OOP: Mimicking Instance.new()

Hello! I got into OOP just about yesterday, and I’m wondering how I can mimic Instance.new(). Specifically, how it can create different objects with its first argument (class name). While I’ve been able to create new classes and such (e.g. Bullet.new(), Dodgeball.new(), and Rock.new()), what are some ways I can simply this? Using multilple module scripts? I kind of want to have it more like Projectile.new(string className), much like Instance.new(), although I don’t really know of a way to go about this.

Of course, there’s numerous tutorials that cover OOP, but I’ve haven’t found any that documents super classes, sub classes, etc very well.

Super classes aren’t really part of Roblox OOP. Metatables are, for the most part, just a very basic OOP system.

Before I get started, you might consider using NexusInstance if you are looking to have more functionality with your objects, similar to what you might find in a language like Java or C++.

If you want to replicate this with sub classes, the easiest way would be to have a module script which just does something like:

Projectile.new(function(class, ...)

Obviously there are numerous improvements to that code (namely how you could setup something that puts all of your required modules into a dictionary, and then allows you to just do something like modules[class].new(...)). That being said, this still removes alot of functionality you might want to have (though in Lua it’s not as big of a problem as it would be in a language like C++).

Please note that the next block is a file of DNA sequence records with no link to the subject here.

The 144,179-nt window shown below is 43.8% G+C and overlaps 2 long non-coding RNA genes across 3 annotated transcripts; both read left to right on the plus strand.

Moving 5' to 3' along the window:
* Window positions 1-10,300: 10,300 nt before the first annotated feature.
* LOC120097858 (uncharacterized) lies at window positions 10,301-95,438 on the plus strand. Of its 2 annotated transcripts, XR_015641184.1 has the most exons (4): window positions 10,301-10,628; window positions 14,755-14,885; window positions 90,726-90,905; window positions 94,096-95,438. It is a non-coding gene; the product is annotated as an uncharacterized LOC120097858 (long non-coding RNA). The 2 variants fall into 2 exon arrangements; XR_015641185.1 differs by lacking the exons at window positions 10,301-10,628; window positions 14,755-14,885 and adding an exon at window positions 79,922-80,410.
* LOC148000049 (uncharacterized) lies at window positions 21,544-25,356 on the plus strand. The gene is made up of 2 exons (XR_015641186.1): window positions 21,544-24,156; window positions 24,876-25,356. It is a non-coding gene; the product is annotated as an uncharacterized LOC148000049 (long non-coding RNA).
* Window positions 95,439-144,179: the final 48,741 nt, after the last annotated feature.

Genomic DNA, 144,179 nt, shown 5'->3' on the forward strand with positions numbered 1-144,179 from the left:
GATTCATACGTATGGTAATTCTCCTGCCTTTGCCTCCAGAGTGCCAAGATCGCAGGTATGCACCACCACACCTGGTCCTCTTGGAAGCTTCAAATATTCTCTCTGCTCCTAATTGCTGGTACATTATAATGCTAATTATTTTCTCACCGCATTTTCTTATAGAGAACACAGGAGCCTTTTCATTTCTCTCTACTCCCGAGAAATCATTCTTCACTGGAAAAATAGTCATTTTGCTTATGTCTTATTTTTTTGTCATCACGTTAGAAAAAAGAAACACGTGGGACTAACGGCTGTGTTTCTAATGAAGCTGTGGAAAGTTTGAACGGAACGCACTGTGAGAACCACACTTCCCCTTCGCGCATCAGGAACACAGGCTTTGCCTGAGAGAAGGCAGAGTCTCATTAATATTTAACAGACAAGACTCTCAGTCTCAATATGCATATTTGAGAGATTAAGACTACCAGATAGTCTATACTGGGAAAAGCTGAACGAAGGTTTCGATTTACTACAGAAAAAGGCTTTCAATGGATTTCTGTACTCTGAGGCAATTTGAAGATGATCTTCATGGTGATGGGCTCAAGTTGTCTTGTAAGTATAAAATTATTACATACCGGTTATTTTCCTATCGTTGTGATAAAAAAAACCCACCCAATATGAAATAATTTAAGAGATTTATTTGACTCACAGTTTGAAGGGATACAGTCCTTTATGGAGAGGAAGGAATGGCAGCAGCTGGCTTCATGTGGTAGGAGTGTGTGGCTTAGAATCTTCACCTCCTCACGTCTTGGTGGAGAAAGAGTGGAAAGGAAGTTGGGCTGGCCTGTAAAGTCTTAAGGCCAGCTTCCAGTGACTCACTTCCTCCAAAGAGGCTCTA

Another option is to make Projectile something like an abstract class, and then have all of the classes which extend from it look like:

local ProjectileExtended = {}
ProjectileExtended.__index = function(index)
    if ProjectileExtended[index] then
        return ProjectileExtended[index]
    elseif Projectile[index] then
        return Projectile[index]

Do the same thing listed above with the Projectile class’s constructor, but setup the Projectile to have all the methods you want.

As for keeping variables you might setup in your Projectile class, you would need to have some sort of hidden constructor like:

    local self = setmetatable({}, Projectile)
    -- setup variables of self

    return self

which could then be accessed by your other classes like:

    local self = setmetatable(Projectile._new(), ProjectileExtended)

    -- setup ProjectileExtended variables

    return self

This way you have all of the main classes functionality, which you are extending from. Obviously this isn’t fully extending classes since it is still missing super, and so forth, but it is a fairly good start. There’s alot more that you can do, but at that point I really just recommend using NexusInstance since you would otherwise be pretty much just remaking the wheel.

Hope this helps!


Thank you! This helps so much. Do you use Nexus Instance yourself?

Depending on what I need, I will use either normal metatables, or NexusInstance.

If I just need a basic Class, that I will never need to extend from, or which won’t need the various things it (NexusInstance) offers, I will just use metatables.

If I need more complex OOP things, I will use NexusInstance.